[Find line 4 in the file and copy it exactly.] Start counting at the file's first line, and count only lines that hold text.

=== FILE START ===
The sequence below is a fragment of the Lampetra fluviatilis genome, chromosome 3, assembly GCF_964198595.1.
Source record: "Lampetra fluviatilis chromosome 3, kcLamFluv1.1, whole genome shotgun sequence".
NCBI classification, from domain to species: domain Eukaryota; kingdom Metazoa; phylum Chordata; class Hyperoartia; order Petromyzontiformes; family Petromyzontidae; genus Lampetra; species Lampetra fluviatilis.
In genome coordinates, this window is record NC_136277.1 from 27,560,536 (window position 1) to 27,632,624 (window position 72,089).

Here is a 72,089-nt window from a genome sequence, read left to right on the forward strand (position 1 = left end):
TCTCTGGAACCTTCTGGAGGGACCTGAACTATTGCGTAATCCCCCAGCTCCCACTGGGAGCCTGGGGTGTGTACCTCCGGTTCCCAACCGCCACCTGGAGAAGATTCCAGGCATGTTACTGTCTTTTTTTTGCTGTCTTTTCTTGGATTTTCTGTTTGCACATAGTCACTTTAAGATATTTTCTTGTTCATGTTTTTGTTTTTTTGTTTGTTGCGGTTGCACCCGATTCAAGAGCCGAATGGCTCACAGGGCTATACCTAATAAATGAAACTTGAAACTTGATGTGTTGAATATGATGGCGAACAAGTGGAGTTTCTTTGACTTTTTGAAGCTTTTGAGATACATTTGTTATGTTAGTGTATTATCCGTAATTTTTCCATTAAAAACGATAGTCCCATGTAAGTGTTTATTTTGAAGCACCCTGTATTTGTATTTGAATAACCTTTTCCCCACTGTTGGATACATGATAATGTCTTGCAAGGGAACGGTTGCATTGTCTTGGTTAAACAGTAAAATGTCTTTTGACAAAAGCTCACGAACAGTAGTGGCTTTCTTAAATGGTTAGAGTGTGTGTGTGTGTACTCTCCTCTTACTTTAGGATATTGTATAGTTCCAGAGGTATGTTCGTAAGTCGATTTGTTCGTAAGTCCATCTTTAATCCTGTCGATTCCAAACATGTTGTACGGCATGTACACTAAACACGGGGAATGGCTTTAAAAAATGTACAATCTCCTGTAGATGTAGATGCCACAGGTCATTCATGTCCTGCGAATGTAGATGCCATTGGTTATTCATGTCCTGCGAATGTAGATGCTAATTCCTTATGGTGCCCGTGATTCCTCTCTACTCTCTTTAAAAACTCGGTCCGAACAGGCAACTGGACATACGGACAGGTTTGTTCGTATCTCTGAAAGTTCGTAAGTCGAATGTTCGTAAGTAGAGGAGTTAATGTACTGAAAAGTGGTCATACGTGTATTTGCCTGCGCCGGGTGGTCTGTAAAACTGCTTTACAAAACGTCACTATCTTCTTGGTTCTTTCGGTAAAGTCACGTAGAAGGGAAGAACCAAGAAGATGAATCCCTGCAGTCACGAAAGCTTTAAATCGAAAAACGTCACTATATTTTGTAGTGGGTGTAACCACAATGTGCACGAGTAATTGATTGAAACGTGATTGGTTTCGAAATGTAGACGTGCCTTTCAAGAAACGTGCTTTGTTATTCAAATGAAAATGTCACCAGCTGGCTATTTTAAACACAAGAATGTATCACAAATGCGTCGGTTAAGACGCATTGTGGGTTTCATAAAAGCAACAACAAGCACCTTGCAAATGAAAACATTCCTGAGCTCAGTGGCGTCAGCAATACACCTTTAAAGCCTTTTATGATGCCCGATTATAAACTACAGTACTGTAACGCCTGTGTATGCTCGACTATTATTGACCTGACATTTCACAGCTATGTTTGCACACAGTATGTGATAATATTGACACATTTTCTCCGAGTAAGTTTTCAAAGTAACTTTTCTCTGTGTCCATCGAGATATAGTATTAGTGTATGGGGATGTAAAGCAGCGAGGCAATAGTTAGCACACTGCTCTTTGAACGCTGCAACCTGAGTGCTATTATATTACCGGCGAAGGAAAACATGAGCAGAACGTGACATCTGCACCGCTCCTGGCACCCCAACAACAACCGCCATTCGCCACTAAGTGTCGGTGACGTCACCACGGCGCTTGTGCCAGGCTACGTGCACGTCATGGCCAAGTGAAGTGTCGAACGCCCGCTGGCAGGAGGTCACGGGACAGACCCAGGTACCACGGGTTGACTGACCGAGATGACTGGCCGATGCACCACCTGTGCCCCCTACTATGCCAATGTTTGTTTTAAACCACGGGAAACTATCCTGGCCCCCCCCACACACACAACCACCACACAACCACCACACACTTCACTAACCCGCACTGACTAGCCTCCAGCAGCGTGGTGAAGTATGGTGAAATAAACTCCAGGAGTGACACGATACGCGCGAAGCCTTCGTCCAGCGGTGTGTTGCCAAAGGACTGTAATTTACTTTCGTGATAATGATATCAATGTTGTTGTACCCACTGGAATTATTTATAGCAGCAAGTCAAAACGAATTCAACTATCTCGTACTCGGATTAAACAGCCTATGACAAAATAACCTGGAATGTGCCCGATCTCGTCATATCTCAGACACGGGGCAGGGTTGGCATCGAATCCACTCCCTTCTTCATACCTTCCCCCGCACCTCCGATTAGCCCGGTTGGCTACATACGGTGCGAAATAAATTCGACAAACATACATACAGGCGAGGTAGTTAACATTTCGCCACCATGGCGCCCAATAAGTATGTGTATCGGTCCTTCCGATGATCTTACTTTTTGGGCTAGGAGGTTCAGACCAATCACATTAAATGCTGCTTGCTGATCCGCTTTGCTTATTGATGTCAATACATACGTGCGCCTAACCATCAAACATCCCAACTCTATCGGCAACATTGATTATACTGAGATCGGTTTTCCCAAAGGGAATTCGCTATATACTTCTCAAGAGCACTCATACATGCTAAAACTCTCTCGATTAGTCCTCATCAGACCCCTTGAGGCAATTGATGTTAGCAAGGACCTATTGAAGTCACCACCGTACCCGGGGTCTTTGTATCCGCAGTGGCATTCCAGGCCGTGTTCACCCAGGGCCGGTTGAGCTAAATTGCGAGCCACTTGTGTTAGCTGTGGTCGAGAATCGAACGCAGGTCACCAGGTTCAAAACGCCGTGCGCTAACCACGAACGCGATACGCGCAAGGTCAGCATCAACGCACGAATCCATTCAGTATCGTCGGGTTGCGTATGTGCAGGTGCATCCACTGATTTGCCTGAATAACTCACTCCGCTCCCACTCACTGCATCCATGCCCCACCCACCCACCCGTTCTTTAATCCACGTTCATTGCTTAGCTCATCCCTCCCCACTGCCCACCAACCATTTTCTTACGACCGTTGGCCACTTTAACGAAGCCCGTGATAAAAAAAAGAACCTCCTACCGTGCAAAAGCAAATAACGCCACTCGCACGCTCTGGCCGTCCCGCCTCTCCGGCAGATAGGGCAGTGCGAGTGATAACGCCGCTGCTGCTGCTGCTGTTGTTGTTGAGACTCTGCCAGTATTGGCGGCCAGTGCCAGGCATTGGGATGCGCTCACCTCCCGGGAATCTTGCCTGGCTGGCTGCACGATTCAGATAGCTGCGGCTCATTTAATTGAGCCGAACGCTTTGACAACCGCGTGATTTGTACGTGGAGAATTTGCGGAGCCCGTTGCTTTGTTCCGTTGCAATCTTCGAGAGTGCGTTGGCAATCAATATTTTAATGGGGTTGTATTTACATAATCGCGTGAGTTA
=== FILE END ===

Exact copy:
In genome coordinates, this window is record NC_136277.1 from 27,560,536 (window position 1) to 27,632,624 (window position 72,089).